With some of the staunchest drug laws in the nation, it should perhaps come as no surprise that Georgia has taken a firm stance against psychedelics such as psilocybin.

Hallucinogenic substances including psilocybin, psilocin, mescaline, peyote and ibogaine are all listed as Schedule I drugs (defined as having a high probability for abuse and no accepted medical purpose) under the state’s Title 16, Chapter 13 controlled substances laws.

This makes possession a felony punishable by up to 15 years in prison for a first offense, and up to 30 years in prison for a second offense.

Georgia’s Strict Stance on Psilocybin Spores

The state’s stance on psilocybin isn’t atypical, considering most other states still consider psilocybin a Schedule 1 substance. What sets the state apart, however, is its laws on psilocybin mushroom spores.

In most states, and even at a federal level, it’s legal to buy and sell “magic mushroom” spores because the psychoactive ingredient doesn’t develop until the mushroom’s full maturity.

However, Georgia is one of three states (including Idaho and California) that have passed specific laws prohibiting possession of these spores.

Marijuana Is Still Illegal in the State

Of note, Georgia also classifies tetrahydrocannabinols (THC), the psychoactive substance found in cannabis, as a Schedule 1 drug—making it the state with one of the most severe classifications for marijuana.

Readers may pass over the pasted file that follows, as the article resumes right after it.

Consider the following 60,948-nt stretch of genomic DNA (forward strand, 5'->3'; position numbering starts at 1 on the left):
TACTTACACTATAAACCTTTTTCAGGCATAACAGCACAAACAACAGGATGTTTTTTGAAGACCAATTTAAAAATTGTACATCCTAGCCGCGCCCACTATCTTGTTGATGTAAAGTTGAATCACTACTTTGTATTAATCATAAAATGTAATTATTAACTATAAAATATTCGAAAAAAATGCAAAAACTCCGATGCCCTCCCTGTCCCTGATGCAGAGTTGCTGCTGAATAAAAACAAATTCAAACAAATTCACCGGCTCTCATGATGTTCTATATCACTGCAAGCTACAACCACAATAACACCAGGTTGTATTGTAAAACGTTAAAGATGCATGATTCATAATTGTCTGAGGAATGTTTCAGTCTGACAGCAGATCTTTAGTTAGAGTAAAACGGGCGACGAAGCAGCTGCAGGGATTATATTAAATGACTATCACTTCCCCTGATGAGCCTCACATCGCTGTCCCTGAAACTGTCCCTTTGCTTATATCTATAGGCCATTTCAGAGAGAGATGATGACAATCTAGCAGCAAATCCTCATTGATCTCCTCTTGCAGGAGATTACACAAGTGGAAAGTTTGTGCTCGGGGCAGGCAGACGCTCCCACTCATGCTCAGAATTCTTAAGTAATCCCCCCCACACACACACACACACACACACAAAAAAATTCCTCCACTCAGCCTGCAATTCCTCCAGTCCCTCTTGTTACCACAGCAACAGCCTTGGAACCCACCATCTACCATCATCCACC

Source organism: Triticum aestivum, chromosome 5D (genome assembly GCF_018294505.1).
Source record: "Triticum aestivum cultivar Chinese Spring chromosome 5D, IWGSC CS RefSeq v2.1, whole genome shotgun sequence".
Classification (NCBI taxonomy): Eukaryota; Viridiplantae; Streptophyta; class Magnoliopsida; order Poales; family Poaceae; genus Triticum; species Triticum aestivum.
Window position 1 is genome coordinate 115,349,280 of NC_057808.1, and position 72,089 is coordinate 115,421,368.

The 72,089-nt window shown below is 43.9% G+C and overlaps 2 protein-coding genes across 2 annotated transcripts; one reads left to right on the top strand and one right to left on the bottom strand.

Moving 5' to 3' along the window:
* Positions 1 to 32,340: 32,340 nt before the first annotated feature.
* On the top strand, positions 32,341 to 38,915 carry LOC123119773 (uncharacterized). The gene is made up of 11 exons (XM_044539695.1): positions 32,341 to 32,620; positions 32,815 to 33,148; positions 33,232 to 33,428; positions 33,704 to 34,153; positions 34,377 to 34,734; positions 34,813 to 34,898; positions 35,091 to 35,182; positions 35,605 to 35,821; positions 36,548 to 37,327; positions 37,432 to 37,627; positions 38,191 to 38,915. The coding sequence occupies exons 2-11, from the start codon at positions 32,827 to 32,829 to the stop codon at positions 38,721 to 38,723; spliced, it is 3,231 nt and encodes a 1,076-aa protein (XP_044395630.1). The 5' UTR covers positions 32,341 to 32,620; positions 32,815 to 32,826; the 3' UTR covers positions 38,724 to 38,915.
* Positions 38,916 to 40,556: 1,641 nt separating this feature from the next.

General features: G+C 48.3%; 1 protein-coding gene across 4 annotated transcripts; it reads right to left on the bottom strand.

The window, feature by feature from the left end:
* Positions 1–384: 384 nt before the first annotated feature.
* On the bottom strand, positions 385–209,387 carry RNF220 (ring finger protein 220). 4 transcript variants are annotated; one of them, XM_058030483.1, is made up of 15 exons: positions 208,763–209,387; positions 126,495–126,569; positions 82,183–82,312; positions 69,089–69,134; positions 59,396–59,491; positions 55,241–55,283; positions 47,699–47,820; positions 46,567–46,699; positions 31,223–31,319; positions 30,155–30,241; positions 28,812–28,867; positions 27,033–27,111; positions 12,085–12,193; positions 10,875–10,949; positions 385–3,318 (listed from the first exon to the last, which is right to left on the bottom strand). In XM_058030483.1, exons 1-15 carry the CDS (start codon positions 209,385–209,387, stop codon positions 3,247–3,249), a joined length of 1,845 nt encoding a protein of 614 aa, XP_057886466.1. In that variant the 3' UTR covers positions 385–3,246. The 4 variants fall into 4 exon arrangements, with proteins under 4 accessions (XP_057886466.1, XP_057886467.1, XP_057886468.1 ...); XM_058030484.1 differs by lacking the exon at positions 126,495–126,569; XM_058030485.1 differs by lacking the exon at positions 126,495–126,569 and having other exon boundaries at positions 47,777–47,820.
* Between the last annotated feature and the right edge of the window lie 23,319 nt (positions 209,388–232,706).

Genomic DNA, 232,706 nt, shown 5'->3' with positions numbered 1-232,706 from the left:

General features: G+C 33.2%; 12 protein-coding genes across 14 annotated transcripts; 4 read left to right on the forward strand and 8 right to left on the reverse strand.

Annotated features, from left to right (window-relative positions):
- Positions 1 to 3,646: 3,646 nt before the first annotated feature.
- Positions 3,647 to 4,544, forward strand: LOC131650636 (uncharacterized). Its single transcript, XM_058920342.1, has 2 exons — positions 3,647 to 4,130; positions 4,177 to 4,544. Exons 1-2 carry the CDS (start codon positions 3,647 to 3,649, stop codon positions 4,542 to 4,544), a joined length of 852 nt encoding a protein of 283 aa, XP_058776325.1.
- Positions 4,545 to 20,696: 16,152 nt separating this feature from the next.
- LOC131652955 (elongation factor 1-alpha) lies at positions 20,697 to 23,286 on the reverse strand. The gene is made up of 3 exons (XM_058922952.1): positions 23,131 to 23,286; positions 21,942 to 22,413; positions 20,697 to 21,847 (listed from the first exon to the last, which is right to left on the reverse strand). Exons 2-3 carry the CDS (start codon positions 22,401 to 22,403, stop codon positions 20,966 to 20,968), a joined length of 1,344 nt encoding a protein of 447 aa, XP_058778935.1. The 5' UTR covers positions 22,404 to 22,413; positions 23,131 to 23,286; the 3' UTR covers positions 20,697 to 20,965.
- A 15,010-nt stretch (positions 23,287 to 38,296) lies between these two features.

The penalties are less severe for cannabis than for other Schedule 1 drugs, with possession of under an ounce typically considered a misdemeanor. However, the laws are a little confusing—cannabis possession can still be charged as a felony in certain circumstances.

Psychedelic Advocacy in Georgia

Advocacy groups haven’t been as vocal in the state of Georgia as they have in other locations about decriminalizing psilocybin and other entheogenic plants. However, it does have some support, with the Psychedelic Club and the Students for Sensible Drug Policy, both at the University of Georgia (although the latter is a national movement).

The state is also home to several groups of avid foragers, as well as the Georgia Mushroom Festival (aka, “MushFest”). On the 2021 event program, there lists a psilocybin panel discussion and Q&A, moderated by Sam Lendes of the Mushroom Club of Georgia.